Three Big Island Interscholastic Federation wrestlers had a shot at making history during Saturday’s Hawaii High School Athletic Federation state championships held at the Blaisdell Arena on Oahu.
Kamehameha’s Akoakoa Paleka-Kennedy the defending state heavyweight champion, Konawaena’s Sage Aoki, 120, and Keaau’s Cheyden Quiocho, 135, all took center stage to wrestle for a state championship.
In the final championship match of the day it was Paleka-Kennedy needing to get by Molokai’s Spencer Basa in order to repeat as state champion as the two largest boys, 285, in the championships took to the mat.
“This one is even sweeter than last year,” Paleka-Kennedy said of his second state crown. “I had a huge target coming into this year’s championship as everyone was after me, so it means so much more to win.”
Paleka-Kennedy won the championship finale by a score of 5-2 earning his points on an escape, a takedown and on technical points when the referee called Basa for stalling.
“I had to work really hard as there was good competition,” Paleka-Kennedy said. “All the hard work, putting in the long hours paid off today.”
Paleka-Kennedy ended his high school athletic career on top as he will shift his focus on other things.
The Warrior senior earned his way into the finals by winning four matches, three by pin and the other on points.
“I will concentrate on football and academics for the rest of the year as I prepare to attend Arizona Western of a football scholarship,” he said.
Aoki, a senior, looked at facing Maryknoll’s Brendan Chang to earn his first ever state championship.
“This was my last chance to win the state championship and I gave it everything I could,” Aoki said. “My sister, Alexandra, finished two state championships as a runner up and I wanted to win it all.”
Aoki went the full three rounds in the finals to earn the victory by a 3 to 1 score.
“I got a take down in the first period using a single leg to earn two points then in the second period got another point when the ref said there was a technical violation,” Aoki said.
Aoki needed to win three matches during the two day tournament to earn the right to face Chang in the finals.
“I wrestled some really good guys and won my matches by take downs using the tilt move,” Aoki said.
The Wildcat credited his judo experience as preparing him to be a better defensive wrestler.
“Judo gave me good defensive skills as I kept my distance when my opponents tried to shoot on me,” he said. “I had seen him (Chang) wrestle and I knew I needed to stay away from being tied up.”
“This was a huge win for me,” Aoki said after the finals. “I had finished fourth last year and I really wanted this one.”
Quiocho had the most pressure on his back as the senior Cougar was attempting to become the first state champion in the school’s history.
“I knew what was at stake and winning the state championship is a goal that I had set coming into the season,” Quiocho said. “I wanted to be the first state champion in our schools history and I worked really hard this season to achieve it.”
Standing in the way of Quiocho’s dream was Mililani’s Chase Tantog as the pair squared off on the mat.
“I tried and gave it my all, so I can’t grumble,” Quiocho said of his second place medal.
The Cougar lost a close battle by a 5 to 2 score and it was his second loss of the season to Tantog.
“He used the same move on me that he did at Leilehua earlier in the season,” he said. “I should have been better prepared when he came at me with using the broom stick move, but I wasn’t ready for it.”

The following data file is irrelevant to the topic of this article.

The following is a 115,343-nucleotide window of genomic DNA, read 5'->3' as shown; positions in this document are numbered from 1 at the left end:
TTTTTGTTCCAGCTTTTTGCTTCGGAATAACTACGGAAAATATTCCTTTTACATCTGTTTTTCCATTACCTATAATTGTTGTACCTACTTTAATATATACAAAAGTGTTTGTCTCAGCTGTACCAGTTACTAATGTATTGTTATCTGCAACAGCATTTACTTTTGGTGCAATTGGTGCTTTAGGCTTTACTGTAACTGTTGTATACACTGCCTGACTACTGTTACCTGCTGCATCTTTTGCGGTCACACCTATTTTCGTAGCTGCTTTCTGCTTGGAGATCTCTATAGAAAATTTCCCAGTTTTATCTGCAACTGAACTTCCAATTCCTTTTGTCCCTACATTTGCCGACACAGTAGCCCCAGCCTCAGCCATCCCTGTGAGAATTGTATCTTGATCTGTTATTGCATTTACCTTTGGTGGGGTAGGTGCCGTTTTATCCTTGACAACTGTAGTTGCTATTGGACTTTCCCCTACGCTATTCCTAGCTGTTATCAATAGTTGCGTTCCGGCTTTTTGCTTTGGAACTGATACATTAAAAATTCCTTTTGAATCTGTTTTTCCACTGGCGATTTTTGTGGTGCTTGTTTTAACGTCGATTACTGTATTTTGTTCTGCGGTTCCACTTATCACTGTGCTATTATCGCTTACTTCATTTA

Quiocho earned his way to the finals by winning three matches all in convincing fashion by scores of 16-2, 14-4 and 5-2.
“I wasn’t happy after the finals match but I don’t deserve what I don’t earn,” Quiocho said.
The 2010 HHSAA state champion, Kamehameha’s Megan Aina, 103, lost one match and finished third overall.
“I ended up losing to this year’s state champion from Aiea by two points,” Aina said. “In the third place match I won by a pin in the second round.”
Aina went for her classic chicken wing move in her attempt for the third place medal.
“The chicken wing worked for me the entire season, but when I went for it today it wasn’t there,” she said. “So I had to roll her over and press her down to get the pin.”
Waiakea junior Pat Enos, 152, also claimed a third place medal by a 6-4 score in a sweet victory over Kamehameha-Kapalama’s Andrew Kahalewai who had beat him last year in the HHSAA championships third place match.
“Last year he won by one point and I finished fourth,” Enos said. “I’m pretty happy with the way things turned out because I got the early lead on a takedown and then put him on his back in the second period.”
Kamehameha’s Welina Tong, 175, was the biggest surprise as the first year wrestler lost only one match over the two days to claim a third place medal.
“My only goal was to win the BIIF title, so today was just something extra,” Tong said. “I won four of my matches by pin using just basic, simple moves like the half.”
Other BIIF wrestlers to make it to day two of the HHSAA were:
Konawaena: Justin Raymond 108, Aimee Shiraki 220
Hilo High: Kaylan “Lahi” Kanakanui 140
Kamehameha: Chantel Pohina 130, Jasmine Iuta 155, Sky “Nalu” Kekona Souza 120
Kealakehe: Robin Arellano 114, Allin Franco 140
Waiakea: Kara Nakayama 103, Tanalei Louis 125,
Kau: Keani Mello-Waiwaiole 220
HPA: Troy Choi 215
The following 17 Big Island Interscholastic Federation Wrestlers will be on the mat today (3.3.12) in the finals and consolation brackets of the HHSAA state wrestling championships being held on Oahu
Konawaena: Justin Raymond 108 lb
Sage Aoki 120 lb
Aimee Shiraki 220 lb
Hilo High: Kaylan “Lahi” Kanakanui 140 lb
Kamehameha: Megan Aina 103 lb, Chantel Pohina 130 lb, Jasmine Iuta 155 lb, Welina Tong 175 lb
Sky “Nalu” Kekona Souza, Akoakoa Paleka-Kennedy 285
Kealakehe: Robin Arellano 114 lb, Allin Franco 140 lb
Keaau: Cheyden Quiocho 135 lb
Waiakea: Kara Nakayama 103 lb, Tanalei Louis 125 lb, Pat Enos